September 25, 2014 - 7:36 am Reply

    Dear Tina,
    Have you any advice for a 64 year old (me) whose mother believes she has every right to interfere and correct her “childrens'” behavior? She has virtually no life – no friends or interests – outside of her family of six offspring, and she drives some of us crazy with her incessant worry and efforts to manipulate our actions. It has created a situation where I really don’t even like being around her anymore.

  • Angela
    October 15, 2016 - 5:36 pm Reply

    I have a 23 year old son who will not speak to me. We are a large, blended family that lost a child 11 years ago to a drinking/driving accident. That forever changed us. When we saw our 23 year old son excessively drinking, coming home from college because his grades were terrible, we were concerned. He finished is Associates. He came home several nights at the point of black out. We didn’t think he would drive drunk because he would always get an Uber or taxi. He refused to acknowledge that he had a problem. One night he woke us at 4am after being in a single care accident near our home but he could not find his car; it was in the woods. He was belligerent. We called the police knowing that he would be arrested for a DWI. He blew a 0.17 and his blood alcohol level was 0.15. We also refused to by him a new car. He was using his Father’s truck until his license was taken away for failure to install a alcohol breathing device in his car. He has moved into his girlfriends apartment and does not hold steady job. He did re-enrol in school for which we helped him get loans but, after spending $40K on his previous 5 years of school, we are not paying any more. This is the child that I was the closest to growing up. He never challenged me or the rules in high school. He was a bright, happy child. I fear for his life and after losing another child, we had to get his attention. The things he says to me are horrific. I was a good Mother. He will now not speak to me and says that I am dead to him. I am heart broken. I miss him.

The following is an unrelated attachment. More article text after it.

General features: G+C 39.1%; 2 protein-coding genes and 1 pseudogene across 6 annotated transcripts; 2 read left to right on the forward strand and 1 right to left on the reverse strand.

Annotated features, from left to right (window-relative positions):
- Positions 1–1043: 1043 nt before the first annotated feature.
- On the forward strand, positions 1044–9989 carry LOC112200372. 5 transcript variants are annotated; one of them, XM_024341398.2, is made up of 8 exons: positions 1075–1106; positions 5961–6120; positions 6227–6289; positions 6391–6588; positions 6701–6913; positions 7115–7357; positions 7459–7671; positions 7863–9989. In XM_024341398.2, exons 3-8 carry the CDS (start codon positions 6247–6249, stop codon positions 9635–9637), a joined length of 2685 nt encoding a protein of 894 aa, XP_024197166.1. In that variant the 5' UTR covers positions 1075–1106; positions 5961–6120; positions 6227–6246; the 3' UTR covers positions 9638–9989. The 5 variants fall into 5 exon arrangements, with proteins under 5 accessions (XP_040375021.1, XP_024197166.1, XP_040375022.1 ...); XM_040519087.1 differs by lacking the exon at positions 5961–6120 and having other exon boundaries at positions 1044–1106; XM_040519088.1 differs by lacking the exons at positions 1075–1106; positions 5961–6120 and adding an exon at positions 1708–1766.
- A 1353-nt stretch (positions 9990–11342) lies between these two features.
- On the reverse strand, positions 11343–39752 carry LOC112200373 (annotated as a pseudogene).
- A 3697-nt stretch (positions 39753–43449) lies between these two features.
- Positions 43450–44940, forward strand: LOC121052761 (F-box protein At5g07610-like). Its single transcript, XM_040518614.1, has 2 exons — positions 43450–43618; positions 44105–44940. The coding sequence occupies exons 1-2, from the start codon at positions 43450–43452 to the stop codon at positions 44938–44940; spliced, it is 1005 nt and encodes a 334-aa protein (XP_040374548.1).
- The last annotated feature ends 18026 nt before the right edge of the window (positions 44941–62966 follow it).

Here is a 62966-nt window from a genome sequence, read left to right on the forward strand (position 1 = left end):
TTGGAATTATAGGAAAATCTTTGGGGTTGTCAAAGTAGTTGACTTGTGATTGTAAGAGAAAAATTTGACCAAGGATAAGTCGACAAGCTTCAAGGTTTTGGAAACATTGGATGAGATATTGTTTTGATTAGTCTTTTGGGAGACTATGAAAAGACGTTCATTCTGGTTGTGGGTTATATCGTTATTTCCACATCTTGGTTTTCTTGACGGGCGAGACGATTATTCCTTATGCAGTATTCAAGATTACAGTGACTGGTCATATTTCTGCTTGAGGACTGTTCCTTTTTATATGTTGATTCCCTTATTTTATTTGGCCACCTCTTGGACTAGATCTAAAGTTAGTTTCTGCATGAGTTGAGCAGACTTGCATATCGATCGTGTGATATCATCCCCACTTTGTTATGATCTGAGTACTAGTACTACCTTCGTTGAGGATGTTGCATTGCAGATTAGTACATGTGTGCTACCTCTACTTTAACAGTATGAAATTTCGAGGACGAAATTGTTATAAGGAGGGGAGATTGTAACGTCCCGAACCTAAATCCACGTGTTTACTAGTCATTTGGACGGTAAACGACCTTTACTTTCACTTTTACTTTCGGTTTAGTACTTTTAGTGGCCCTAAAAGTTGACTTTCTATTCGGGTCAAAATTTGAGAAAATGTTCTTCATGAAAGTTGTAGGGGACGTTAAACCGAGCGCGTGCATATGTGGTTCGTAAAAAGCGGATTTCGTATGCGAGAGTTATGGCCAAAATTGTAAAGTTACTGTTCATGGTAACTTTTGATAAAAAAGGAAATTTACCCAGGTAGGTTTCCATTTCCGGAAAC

• Tina Gilbertson
      October 22, 2016 - 10:08 am Reply

      Estrangement from one’s own child is always heartbreaking, and it’s surprising how often it happens with children who were once close. It’s easy to understand your concern about losing another child — I’m terribly sorry to hear of that loss — and it’s so hard to accept that one can’t keep them safe even when they’re kids, let alone once they’re out on their own.

      At 23, your son is still technically an adolescent, and likely going through separation and individuation from family. If you haven’t already done so, I recommend reading the section called “Dealing with Differentiation” in Chapter 2 of the Guide for Parents of Estranged Adult Children. I hope you find it helpful.

      Thank you for your comment, and take care.

  • Mary
    November 24, 2016 - 8:27 am Reply

    My only daughter who is my only child just turn 21, she decided to cut off communication with me and the rest of my family since 3weeks ago, she believes that my family all hates her, she also believed that I support my family, she left her daughter of 3yrs old with me and have not keep in touch since 3 weeks today, she don’t even find out about her own daughter, I feel so disturb inside, can anyone advice me on what to do pls.